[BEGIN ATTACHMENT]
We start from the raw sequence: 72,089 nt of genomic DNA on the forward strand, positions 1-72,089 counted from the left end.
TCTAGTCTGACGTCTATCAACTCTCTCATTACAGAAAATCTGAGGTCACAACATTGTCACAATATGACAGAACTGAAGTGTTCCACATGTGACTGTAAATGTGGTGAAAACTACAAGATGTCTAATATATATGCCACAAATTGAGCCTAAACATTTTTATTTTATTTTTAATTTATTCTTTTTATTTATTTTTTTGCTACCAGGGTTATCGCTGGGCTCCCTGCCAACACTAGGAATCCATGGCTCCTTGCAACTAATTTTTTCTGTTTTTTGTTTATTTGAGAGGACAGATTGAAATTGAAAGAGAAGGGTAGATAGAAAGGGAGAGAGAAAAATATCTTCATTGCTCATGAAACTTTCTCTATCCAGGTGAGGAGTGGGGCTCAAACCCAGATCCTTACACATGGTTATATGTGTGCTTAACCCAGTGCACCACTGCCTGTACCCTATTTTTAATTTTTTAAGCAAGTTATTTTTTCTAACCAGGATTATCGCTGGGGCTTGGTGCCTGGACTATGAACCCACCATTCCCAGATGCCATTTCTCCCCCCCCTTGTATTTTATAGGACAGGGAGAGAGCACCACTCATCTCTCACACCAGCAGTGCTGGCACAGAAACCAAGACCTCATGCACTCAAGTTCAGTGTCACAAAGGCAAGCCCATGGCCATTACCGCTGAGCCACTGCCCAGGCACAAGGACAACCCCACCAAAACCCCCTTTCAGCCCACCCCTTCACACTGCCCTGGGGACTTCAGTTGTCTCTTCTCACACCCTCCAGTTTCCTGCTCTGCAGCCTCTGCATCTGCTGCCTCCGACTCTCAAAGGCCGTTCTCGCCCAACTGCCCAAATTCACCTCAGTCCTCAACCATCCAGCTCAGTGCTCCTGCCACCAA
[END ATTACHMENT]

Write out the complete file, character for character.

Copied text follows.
We start from the raw sequence: 72,089 nt of genomic DNA on the forward strand, positions 1-72,089 counted from the left end.
TCTAGTCTGACGTCTATCAACTCTCTCATTACAGAAAATCTGAGGTCACAACATTGTCACAATATGACAGAACTGAAGTGTTCCACATGTGACTGTAAATGTGGTGAAAACTACAAGATGTCTAATATATATGCCACAAATTGAGCCTAAACATTTTTATTTTATTTTTAATTTATTCTTTTTATTTATTTTTTTGCTACCAGGGTTATCGCTGGGCTCCCTGCCAACACTAGGAATCCATGGCTCCTTGCAACTAATTTTTTCTGTTTTTTGTTTATTTGAGAGGACAGATTGAAATTGAAAGAGAAGGGTAGATAGAAAGGGAGAGAGAAAAATATCTTCATTGCTCATGAAACTTTCTCTATCCAGGTGAGGAGTGGGGCTCAAACCCAGATCCTTACACATGGTTATATGTGTGCTTAACCCAGTGCACCACTGCCTGTACCCTATTTTTAATTTTTTAAGCAAGTTATTTTTTCTAACCAGGATTATCGCTGGGGCTTGGTGCCTGGACTATGAACCCACCATTCCCAGATGCCATTTCTCCCCCCCCTTGTATTTTATAGGACAGGGAGAGAGCACCACTCATCTCTCACACCAGCAGTGCTGGCACAGAAACCAAGACCTCATGCACTCAAGTTCAGTGTCACAAAGGCAAGCCCATGGCCATTACCGCTGAGCCACTGCCCAGGCACAAGGACAACCCCACCAAAACCCCCTTTCAGCCCACCCCTTCACACTGCCCTGGGGACTTCAGTTGTCTCTTCTCACACCCTCCAGTTTCCTGCTCTGCAGCCTCTGCATCTGCTGCCTCCGACTCTCAAAGGCCGTTCTCGCCCAACTGCCCAAATTCACCTCAGTCCTCAACCATCCAGCTCAGTGCTCCTGCCACCAA